‘EU shouldn’t define who’s a journalist’: union

Swedish journalists have joined European colleagues in criticizing an EU report urging that bureaucrats be able to dismiss reporters, and noted that its authors did not consult the European Federation of Journalists.

'EU shouldn't define who's a journalist': union

The report, released in January, recommended that bureaucrats be given the power to “remove journalistic status”.

“It is not up to politicians to define who is a journalist,” Arne König, the Swedish president of the European Federation of Journalists (EFJ), told The Local.

The recommendation read: “Media councils should have real enforcement powers, such as the imposition of fines, orders for printed or broadcast apologies, or removal of journalistic status.”

The EFJ recently posted a reply to the high-level working group’s recommendations, which The Local was given access to.

The federation said it had not been consulted by the working group, despite several offers to the EU Digital Media Commissioner Neelie Kroes, who assembled the working group, to give its view on the issues at hand.

“We deeply regret that the Commission and the [high-level group] did not consider the only truly representative journalists’ organization as a valuable stakeholder to be heard and listened to,” read the letter.

The reply also inferred that the high-level working group had breached one of its own recommendations of multi-party dialogue by failing to include the union in its deliberations.

König told The Local that the Commission and the EJF normally had frequent and productive meetings, and underlined that at this stage the report was simply a non-binding proposal.

“The high-level group doesn’t have any legislative mandate, so the proposal could end up in the bin,” he said.

The EJF also underscored that what they called “the cases of spectacular misbehaviour of a small group of UK journalists” should not be allowed to taint all European media.

The letter added that it was inappropriate to make “the ‘Leveson’ issue an EU issue because there is no ground for it,” referencing the UK’s Lord Leveson inquiry into the News of the World wiretapping scandal.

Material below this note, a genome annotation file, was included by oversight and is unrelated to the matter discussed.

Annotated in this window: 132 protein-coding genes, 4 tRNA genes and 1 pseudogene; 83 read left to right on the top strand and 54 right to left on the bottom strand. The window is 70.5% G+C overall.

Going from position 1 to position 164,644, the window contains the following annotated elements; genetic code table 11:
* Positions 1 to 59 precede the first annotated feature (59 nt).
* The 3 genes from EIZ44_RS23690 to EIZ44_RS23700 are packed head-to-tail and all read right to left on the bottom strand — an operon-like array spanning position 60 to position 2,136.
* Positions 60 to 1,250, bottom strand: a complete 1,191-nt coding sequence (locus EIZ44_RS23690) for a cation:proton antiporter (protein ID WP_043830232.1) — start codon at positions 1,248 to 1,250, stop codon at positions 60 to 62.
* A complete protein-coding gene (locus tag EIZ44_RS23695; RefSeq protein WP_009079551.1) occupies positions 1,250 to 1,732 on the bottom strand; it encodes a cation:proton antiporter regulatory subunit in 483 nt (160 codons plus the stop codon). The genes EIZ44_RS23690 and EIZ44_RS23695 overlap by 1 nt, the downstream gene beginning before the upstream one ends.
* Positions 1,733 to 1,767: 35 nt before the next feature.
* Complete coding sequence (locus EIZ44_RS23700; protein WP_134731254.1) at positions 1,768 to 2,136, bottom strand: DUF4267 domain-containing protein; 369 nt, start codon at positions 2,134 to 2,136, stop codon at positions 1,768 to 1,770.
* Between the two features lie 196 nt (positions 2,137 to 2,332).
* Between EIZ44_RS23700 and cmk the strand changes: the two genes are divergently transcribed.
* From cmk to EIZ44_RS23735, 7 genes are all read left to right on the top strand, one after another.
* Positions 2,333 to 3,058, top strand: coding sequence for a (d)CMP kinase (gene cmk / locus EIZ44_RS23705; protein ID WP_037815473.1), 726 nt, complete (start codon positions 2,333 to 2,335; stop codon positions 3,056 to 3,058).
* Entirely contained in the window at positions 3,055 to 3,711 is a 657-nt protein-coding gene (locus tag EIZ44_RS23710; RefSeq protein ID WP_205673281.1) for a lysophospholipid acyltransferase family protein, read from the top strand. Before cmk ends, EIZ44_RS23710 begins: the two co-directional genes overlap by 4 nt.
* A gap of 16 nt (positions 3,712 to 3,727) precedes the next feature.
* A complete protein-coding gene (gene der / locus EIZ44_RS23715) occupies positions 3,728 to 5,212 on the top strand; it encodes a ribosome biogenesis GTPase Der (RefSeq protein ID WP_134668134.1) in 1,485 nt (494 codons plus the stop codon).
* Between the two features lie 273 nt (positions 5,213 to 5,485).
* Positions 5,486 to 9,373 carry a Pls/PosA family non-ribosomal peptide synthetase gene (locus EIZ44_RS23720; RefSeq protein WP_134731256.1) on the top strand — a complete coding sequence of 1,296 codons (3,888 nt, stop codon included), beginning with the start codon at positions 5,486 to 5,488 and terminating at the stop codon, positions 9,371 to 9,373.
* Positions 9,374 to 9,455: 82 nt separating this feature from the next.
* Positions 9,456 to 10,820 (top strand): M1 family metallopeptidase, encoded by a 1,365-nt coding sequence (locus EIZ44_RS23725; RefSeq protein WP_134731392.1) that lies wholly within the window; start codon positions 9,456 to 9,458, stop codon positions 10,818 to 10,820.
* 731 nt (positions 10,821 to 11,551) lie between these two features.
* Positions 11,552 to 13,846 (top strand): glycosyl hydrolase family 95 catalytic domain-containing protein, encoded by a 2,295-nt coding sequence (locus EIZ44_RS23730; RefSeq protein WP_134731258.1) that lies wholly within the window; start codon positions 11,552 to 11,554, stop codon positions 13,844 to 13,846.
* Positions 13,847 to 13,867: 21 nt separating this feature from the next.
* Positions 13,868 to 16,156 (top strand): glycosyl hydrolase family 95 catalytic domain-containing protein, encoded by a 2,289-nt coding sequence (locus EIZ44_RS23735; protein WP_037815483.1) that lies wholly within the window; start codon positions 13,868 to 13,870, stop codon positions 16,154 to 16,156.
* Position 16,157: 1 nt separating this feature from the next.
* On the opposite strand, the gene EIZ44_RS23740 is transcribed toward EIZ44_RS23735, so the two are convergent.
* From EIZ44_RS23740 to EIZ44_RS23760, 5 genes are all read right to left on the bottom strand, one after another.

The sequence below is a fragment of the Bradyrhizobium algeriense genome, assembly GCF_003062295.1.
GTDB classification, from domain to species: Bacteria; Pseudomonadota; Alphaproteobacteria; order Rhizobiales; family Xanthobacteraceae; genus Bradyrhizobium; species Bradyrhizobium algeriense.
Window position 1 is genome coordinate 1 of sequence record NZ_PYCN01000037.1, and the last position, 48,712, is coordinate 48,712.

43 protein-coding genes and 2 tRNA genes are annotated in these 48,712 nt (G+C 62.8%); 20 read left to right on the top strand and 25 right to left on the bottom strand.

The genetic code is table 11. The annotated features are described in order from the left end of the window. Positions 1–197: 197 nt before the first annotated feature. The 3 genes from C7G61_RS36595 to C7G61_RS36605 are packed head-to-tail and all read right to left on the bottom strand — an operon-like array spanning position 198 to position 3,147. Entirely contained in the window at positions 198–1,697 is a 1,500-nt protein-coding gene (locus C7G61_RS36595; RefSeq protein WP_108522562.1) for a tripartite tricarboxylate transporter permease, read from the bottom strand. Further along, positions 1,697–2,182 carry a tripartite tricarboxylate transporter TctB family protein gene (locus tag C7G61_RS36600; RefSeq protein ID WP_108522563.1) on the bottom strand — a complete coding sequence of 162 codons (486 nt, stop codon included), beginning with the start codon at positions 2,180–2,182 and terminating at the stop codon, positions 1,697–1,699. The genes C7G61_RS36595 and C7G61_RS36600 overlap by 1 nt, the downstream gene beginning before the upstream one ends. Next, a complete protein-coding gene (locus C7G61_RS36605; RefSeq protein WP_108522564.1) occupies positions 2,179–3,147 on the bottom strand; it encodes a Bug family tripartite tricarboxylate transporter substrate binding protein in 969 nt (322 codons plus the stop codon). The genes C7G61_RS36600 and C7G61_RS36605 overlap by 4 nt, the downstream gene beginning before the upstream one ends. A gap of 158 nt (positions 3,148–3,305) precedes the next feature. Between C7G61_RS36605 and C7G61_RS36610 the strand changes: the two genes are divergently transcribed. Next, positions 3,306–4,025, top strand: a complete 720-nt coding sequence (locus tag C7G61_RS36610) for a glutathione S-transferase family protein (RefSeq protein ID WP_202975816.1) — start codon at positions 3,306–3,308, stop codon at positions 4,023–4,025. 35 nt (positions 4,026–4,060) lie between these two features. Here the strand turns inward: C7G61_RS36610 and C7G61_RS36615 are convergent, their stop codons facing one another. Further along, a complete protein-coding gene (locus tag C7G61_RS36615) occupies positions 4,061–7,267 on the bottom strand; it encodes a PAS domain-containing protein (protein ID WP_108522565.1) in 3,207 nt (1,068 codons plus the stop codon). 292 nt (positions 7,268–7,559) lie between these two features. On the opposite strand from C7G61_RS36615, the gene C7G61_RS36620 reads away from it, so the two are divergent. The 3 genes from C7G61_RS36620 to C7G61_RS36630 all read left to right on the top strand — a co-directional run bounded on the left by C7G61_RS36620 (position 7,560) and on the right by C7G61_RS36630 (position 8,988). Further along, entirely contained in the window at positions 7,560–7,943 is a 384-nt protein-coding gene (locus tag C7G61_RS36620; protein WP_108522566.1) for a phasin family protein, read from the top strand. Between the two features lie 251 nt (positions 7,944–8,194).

The union was not wholly critical of the report, which, among other things, called for “vigilance” at a time when media ownership, especially online, is becoming more concentrated.

“The dominant position held by some network access providers or internet information providers should not be allowed to restrict media freedom and pluralism,” the high-level group report noted.

“I do welcome that the report talks about media ownership and that it calls for greater transparency,” König said.

“From the Swedish point of view, transparency is needed when the union takes on copyright infringements. One of our members in Sweden can have their work stolen by a media outlet anywhere, and we need to know who the owner is in order to go to court.”

He echoed the report in saying that greater transparency was especially important in the would-be union member states. The high-level group recommended that “a free and pluralist media environment must be a pre-condition for EU membership.”

“Media ownership is particularly opaque in eastern Europe, where many owners prefer to remain in the shadows,” König said.

“We had a case in one of these countries where a journalist wrote a very critical article about an organized crime boss, who turned around and told her ‘I own this paper, who the hell are you, you little sh**, to write such things about me?'”

The woman in question had not been privy to who financed the media outlet.

“Journalists need to know who they’re working for,” König said.

Traditionally, he said, the EU had stayed far away from media questions. König welcomed that the report had underscored the democratic importance of the free press.

“But then they miss the target with the ‘media councils’, and they completely miss the target when they start talking about defining what a journalist is.”